Foy Vance ‘Hope’. I had been tracking this for a few years until finally it dropped into my price range. Sprawling and maybe a track or two too long, I really like the honesty of the voice and the playing. I listen to this and feel like giving up guitar playing- he is immense. Memories of summer evenings driving back from teaching ‘and gently whispered hope’. Someone I spent some time with a couple of months ago had met him…. I hate him (in the Lord of course).

Gorky’s Zygotic Mynci: ‘Barafundle’. Yes, I know this is ages old, but I just got hold of it (and ‘The Blue Trees’ and ‘Spanish Dance Troup’). Even though I only lived in Wales for 5 years, I still feel a sense of ‘hiraeth’ and I have recently been buying welsh music. This is incredible: defies genre- quirky, unique and brilliant (and occasionally ‘misses’). I wanted to put the song ‘Sometimes the Father is the son’ in this posting but could not find it; that one stops me in my tracks. You will have to make do with the weirdness of ‘Patio Song’.

I could have easily taken that to 20 albums and added ‘Mwng’ by the Super Furry Animals or ‘Hardcore will never die but you will’ by Mogwai amongst many many others. I cannot ever conceive of a situation where someone has too much music.

Just looking at my list and my description; most of this music seems to involve stories, people and events. Playing it brings those events back. I have a well thumbed copy of Q at my side and I am scanning their top 50 of 2011- my wish list may get bigger…

 

I just can’t get enough of this…..

Perhaps you know the feeling: you get an album and you keep playing it as everytime you do, you get something new from it. That is how I feel about this:-

It is not as instant as ‘The Seldom Seen Kid’, but I love the observations on age and becoming more comfortable with where you are and where you have come from. I think I will still be playing this and not fully ‘getting it’ in a few weeks from now.

This one is currently swirling around my head. It didn’t do a lot for me on first listen, but it has grown. I love the talent that Guy Garvey has in highlighting everyday epiphanies. Plus…. I’m married to a Rochdale Girl….

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A chance encounter

They walked into the village chapel, at least 20 years younger than the youngest there. They were living together in a caravan park, trying to feel their way back into a faith that had once seemed so real. Artistic, full of questions and full of life, they stayed; attracted by the love and acceptance shown to them.

In time, they got married, moved away and got their own place. They found a church home, flourished in jobs and eventually became parents.

He had often talked to me about a  friend whom he had known since childhood and was now heading up a rock group called Elbow. I began to listen to them when our paths diverged. Around the time of ‘The Seldom Seen Kid’ with its themes of love, life, mortality and the loss of a friend tragically early I got a letter: she had died leaving him on his own with a one year old. All that hope, life and potential gone.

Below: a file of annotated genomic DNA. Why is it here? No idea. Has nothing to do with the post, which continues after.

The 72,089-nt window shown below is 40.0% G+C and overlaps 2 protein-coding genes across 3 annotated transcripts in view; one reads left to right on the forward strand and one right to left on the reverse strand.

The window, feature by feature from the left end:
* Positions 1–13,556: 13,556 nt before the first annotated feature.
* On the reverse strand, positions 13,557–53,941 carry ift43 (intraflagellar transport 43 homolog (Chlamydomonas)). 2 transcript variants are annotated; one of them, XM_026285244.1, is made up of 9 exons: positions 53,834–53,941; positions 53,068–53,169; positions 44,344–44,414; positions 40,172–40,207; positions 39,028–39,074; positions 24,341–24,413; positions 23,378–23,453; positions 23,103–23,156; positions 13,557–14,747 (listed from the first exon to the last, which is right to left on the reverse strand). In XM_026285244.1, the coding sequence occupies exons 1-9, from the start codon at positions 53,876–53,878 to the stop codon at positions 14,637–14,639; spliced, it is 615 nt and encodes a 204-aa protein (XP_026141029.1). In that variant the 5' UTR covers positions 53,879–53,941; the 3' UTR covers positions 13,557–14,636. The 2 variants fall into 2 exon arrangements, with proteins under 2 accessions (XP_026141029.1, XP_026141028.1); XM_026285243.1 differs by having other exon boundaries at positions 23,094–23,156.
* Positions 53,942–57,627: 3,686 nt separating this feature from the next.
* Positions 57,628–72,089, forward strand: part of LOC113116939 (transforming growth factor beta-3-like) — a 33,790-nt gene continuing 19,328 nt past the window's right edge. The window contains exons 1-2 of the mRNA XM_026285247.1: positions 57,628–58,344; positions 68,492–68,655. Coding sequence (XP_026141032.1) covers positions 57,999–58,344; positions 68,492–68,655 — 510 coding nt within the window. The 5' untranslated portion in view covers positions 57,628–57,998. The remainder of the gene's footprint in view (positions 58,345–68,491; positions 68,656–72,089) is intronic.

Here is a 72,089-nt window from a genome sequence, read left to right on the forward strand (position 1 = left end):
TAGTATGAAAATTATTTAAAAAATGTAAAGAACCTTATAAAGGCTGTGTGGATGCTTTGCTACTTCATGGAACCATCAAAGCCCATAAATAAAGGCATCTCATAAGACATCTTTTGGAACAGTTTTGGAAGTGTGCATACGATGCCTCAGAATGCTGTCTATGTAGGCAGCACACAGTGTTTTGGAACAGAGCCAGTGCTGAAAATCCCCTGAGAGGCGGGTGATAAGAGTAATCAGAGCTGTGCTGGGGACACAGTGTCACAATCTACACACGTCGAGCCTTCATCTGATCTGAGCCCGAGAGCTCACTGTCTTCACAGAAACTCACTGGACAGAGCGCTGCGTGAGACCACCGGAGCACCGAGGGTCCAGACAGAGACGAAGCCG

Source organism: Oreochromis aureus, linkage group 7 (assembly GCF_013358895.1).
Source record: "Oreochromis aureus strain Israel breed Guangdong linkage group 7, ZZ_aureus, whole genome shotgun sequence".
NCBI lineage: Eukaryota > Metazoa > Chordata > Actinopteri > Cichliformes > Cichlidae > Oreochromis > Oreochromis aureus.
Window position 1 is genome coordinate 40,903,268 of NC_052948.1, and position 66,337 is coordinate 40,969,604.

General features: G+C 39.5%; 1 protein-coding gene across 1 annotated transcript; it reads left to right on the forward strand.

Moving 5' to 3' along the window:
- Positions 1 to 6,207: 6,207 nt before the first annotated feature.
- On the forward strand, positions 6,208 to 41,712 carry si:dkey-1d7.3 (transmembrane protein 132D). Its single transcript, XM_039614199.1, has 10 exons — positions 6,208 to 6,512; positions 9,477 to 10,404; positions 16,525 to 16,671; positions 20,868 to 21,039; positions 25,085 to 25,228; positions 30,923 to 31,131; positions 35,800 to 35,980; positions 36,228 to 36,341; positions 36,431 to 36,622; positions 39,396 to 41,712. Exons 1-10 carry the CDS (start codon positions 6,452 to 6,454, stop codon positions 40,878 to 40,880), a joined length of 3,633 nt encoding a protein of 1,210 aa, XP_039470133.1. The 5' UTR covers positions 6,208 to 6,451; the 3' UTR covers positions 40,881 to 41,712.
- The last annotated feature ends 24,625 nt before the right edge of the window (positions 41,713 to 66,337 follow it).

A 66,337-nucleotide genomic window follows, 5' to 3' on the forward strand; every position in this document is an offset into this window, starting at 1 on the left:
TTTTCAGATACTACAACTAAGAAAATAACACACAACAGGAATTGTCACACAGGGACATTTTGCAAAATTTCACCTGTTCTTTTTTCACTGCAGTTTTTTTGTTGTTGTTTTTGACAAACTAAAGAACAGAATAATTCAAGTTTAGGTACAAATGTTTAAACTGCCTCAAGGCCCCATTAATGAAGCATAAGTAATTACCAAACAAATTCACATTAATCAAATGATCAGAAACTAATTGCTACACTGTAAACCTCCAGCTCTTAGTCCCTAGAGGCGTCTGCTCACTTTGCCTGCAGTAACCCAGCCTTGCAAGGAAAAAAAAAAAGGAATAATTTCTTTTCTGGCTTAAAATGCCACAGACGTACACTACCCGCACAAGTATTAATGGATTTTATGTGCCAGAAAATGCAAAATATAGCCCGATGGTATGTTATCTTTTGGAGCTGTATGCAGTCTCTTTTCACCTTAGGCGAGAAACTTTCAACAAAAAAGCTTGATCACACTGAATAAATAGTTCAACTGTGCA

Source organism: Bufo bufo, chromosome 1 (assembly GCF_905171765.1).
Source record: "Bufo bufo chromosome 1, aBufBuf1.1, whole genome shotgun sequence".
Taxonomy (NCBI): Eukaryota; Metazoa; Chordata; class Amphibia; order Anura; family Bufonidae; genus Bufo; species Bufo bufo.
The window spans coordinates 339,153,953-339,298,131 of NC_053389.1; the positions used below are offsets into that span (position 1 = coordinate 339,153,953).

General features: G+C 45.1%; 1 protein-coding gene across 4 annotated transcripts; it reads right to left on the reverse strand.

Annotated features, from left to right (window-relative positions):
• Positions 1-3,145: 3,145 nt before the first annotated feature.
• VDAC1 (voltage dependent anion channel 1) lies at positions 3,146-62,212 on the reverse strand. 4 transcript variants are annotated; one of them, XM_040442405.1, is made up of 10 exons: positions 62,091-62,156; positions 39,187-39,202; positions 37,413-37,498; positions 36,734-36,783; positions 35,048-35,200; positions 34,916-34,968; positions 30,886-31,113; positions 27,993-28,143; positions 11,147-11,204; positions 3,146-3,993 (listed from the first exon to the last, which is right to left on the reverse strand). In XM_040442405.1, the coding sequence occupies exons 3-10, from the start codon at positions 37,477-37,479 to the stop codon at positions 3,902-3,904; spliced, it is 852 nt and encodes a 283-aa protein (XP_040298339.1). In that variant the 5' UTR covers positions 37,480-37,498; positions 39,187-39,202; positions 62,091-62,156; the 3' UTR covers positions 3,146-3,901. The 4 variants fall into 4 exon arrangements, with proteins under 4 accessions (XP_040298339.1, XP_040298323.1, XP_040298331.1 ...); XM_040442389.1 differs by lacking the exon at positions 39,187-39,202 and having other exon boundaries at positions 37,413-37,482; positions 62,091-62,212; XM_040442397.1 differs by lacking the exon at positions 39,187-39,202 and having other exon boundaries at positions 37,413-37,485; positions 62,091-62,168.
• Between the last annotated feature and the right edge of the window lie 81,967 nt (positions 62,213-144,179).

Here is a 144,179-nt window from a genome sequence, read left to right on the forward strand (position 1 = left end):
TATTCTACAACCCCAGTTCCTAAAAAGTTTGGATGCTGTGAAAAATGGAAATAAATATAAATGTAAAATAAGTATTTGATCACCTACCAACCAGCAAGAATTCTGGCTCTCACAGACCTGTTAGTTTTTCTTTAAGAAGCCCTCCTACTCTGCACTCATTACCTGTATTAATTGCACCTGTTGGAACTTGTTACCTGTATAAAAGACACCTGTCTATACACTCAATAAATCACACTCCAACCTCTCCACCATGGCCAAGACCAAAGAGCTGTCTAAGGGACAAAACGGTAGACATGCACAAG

I love the beauty of ‘The Seldom Seen Kid’, I love it more as it reminds me of them and their story. It moves me more because of them. It makes me steer away from anything that seems to say ‘Believe and you will have no problems’.

And then last week, I bumped into him and his son in a North Wales garden. It was the day after he got engaged to a new partner. I met her as well. This was no rush into a new relationship; in that garden his late wife was spoken about with celebration and grief.

Of all the chance encounters I have had, this one was probably the sweetest. There is hope.

 

One Day like this

It is my birthday today. It is my single birthday:45 (45rpm….geddit?…nevermind).

I haven’t a clue what I will do today (although 6-7pm leading a noisy Beaver Scouts troupe is possibly not the best way to do it), but I hope I will catch something of this spirit:-

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I may have disporoved my thesis that you cannot write good, happy rock songs.

I have their new CD on order as a belated present…bliss….

What I love about October half term part 1

In Britain it is half term in our schools. I’ve always liked this time: admittedly more so since I had children.

I love it more since I became a professional Christian (irony intended). In September, the intensity of what I do cranks up from comatose August. Most of this is good; in September I find many people willing to think new things, more so than in January. So there are lots of meetings; many good if churches remember that these are times of openness, dreaming, vision and asking questions. Many bad if churches want to box in the messiness of life and church and make things tidy and in order.

After a while though, I just want to draw breath; ceaseless activity all the time makes me tired and ‘thin’ as a person.

So mostly this week I will be switching off, turning off and letting go. This was never ‘my’ church and this week is a chance to sweep out of me any rubble that is labelled ‘my’church and ‘my’ ministry.

Some Elbow (and you really have to listen to ‘Switching Off’ if only because I love it)

‘You, the only sense the world has ever made
This I need to save
A simple trinket locked away
I choose my final scene today
Switching off with you’